shaves(barber, X) :- male(X), not shaves(X,X). male(barber).
In his book Alice in Puzzleland, the logician Raymond Smullyan had the character Humpty Dumpty explain the apparent paradox to Alice. Smullyan argues that the paradox is akin to the statement "I know a man who is both five feet tall and six feet tall," in effect claiming that the "paradox" is merely a contradiction, not a true paradox at all, as the two axioms above are mutually exclusive.
A paradox is supposed to arise from plausible and apparently consistent statements; Smullyan suggests that the "rule" the barber is supposed to be following is too absurd to seem plausible.
If the paradox is altered so that there may be multiple barbers in the town, then the paradox may or may not be resolved, depending on the exact phrasing of the initial rules.
If the initial rules state that every man in town must keep himself clean-shaven, either by
- Shaving himself, or
- going to a barber.
(but not both at once), then the paradox is solved. Each barber can be shaved by another barber.
However, if the initial rules describe the responsibilities of the barbers rather than the town's residents in general, then the paradox remains. In this version, the rules state that each barber must shave everyone in town who does not shave himself (and no one else). If Barber A asks Barber B to shave his beard, then Barber A counts as "a person who does not shave himself". But because of this classification, Barber A must shave himself, rather than let Barber B do it for him. However, if Barber A is shaving himself, then he must not shave himself. Either way, Barber A is stuck. Other barbers face the same problem.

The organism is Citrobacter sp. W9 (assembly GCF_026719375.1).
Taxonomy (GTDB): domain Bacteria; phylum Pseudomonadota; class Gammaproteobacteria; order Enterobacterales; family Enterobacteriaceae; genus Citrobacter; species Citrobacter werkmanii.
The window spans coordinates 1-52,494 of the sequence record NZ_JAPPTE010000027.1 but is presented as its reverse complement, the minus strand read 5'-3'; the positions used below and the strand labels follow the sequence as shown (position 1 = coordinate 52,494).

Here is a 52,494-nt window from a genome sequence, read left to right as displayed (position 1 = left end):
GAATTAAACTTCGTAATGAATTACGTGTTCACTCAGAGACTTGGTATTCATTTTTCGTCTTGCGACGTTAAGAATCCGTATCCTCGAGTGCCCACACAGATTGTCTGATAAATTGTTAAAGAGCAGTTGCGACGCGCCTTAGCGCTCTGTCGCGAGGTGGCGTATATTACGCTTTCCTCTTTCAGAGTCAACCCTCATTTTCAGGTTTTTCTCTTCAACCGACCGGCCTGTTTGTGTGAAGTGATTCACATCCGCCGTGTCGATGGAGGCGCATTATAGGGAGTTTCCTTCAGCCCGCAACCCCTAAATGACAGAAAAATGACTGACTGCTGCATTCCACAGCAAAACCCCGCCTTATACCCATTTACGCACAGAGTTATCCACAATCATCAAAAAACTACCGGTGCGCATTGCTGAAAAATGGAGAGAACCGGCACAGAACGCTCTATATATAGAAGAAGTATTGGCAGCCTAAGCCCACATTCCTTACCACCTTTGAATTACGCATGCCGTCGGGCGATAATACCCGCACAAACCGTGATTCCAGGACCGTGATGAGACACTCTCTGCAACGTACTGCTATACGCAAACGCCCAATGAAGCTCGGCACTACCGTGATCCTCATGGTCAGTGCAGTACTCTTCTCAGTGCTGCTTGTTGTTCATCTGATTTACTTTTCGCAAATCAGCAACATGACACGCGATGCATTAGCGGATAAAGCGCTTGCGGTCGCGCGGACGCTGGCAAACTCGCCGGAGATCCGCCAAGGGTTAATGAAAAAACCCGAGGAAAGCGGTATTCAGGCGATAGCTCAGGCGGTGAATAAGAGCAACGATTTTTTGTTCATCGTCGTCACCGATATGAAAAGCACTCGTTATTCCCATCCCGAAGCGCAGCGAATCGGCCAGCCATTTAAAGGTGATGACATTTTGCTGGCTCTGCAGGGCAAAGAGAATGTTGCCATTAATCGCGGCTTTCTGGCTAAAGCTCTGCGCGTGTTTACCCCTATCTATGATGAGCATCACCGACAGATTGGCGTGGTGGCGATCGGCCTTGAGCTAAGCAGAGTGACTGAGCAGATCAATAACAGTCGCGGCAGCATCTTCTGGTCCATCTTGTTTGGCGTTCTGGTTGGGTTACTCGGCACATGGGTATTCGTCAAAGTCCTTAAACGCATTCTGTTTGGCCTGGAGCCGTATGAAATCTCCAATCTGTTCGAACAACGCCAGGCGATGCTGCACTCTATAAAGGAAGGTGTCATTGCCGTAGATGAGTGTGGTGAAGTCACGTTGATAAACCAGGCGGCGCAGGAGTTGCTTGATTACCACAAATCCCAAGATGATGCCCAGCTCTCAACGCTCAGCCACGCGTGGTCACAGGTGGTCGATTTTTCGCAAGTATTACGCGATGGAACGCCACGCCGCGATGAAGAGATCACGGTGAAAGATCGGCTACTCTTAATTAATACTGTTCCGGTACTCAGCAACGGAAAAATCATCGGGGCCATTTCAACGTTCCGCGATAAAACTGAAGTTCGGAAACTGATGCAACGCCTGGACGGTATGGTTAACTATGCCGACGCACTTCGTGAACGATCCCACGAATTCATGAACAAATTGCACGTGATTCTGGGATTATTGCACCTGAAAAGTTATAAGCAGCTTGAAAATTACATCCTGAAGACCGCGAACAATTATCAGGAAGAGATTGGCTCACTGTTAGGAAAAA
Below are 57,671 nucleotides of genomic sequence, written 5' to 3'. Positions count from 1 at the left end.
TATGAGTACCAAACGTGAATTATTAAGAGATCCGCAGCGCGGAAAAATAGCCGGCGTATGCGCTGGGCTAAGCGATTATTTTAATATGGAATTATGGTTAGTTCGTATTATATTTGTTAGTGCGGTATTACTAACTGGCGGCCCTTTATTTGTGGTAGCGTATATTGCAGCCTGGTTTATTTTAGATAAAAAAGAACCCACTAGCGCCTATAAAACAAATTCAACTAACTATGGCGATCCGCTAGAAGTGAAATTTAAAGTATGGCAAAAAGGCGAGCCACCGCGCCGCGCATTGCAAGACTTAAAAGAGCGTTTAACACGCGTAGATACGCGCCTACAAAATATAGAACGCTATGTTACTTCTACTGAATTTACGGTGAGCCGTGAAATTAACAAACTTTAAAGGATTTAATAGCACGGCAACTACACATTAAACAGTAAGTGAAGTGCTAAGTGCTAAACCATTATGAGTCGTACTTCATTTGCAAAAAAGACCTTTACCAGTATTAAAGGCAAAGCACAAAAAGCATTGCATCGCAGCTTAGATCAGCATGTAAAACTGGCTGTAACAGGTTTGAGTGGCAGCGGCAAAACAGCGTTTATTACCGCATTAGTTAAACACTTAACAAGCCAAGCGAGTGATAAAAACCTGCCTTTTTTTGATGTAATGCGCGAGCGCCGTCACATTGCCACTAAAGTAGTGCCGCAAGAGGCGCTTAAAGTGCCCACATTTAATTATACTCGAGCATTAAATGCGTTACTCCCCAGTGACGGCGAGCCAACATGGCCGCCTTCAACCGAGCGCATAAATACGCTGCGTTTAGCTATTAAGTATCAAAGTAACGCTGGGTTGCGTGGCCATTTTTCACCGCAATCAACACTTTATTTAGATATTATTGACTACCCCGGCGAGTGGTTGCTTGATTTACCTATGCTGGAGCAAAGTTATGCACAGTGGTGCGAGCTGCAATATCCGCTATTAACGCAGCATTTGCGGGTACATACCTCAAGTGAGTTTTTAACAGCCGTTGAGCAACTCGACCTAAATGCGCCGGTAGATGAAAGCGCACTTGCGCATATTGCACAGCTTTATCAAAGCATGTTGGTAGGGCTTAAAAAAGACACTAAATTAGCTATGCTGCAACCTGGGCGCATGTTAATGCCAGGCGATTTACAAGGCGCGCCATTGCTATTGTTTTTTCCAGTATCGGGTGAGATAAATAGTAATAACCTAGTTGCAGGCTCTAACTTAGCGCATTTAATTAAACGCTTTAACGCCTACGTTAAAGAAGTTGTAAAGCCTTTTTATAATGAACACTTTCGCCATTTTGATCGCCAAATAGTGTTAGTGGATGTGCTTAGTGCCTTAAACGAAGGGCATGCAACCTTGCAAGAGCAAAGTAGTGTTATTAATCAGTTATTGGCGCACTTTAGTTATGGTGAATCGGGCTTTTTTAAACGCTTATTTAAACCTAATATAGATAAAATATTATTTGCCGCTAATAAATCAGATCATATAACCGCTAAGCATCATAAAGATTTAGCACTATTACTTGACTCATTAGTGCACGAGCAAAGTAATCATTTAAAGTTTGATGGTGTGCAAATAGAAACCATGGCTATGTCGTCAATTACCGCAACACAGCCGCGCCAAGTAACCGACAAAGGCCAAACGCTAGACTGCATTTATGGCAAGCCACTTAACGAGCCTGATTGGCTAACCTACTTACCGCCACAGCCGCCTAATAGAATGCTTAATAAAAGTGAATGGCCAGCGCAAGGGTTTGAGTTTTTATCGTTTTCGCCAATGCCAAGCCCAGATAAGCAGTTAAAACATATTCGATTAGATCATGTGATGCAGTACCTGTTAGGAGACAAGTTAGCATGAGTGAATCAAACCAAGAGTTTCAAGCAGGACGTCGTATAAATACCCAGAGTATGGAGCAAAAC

A modified version of the barber paradox is frequently encountered in the form of a brain teaser puzzle or joke. The joke is phrased nearly identically to the standard paradox, but omitting a detail that allows an answer to escape the paradox entirely. For example, the puzzle can be stated as occurring in a small town whose barber claims: I shave all and only the men in our town who do not shave themselves. This version identifies the sex of the clients, but omits the sex of the barber, so a simple solution is that the barber is a woman. The barber's claim applies to only "men in our town," so there is no paradox if the barber is a woman (or a gorilla, or a child, or a man from some other town—or anything other than a "man in our town"). Such a variation is not considered to be a paradox at all: the true barber paradox requires the contradiction arising from the situation where the barber's claim applies to himself.
Notice that the paradox still occurs if we claim that the barber is a man in our town with a beard. In this case, the barber does not shave himself (because he has a beard); but then according to his claim (that he shaves all men who do not shave themselves), he must shave himself.
In a similar way, the paradox still occurs if the barber is a man in our town who cannot grow a beard. Once again, he does not shave himself (because he has no hair on his face), but that implies that he does shave himself.
- The Philosophy of Logical Atomism, reprinted in The Collected Papers of Bertrand Russell, 1914-19, Vol 8., p. 228
- Proposition of the Barber's Paradox
- Joyce, Helen. "Mathematical mysteries: The Barber's Paradox." Plus, May 2002.
- Edsger Dijkstra's take on the problem
- The Monist, Vol. 29, No. 3, JULY, 1919, THE PHILOSOPHY OF LOGICAL ATOMISM, page 354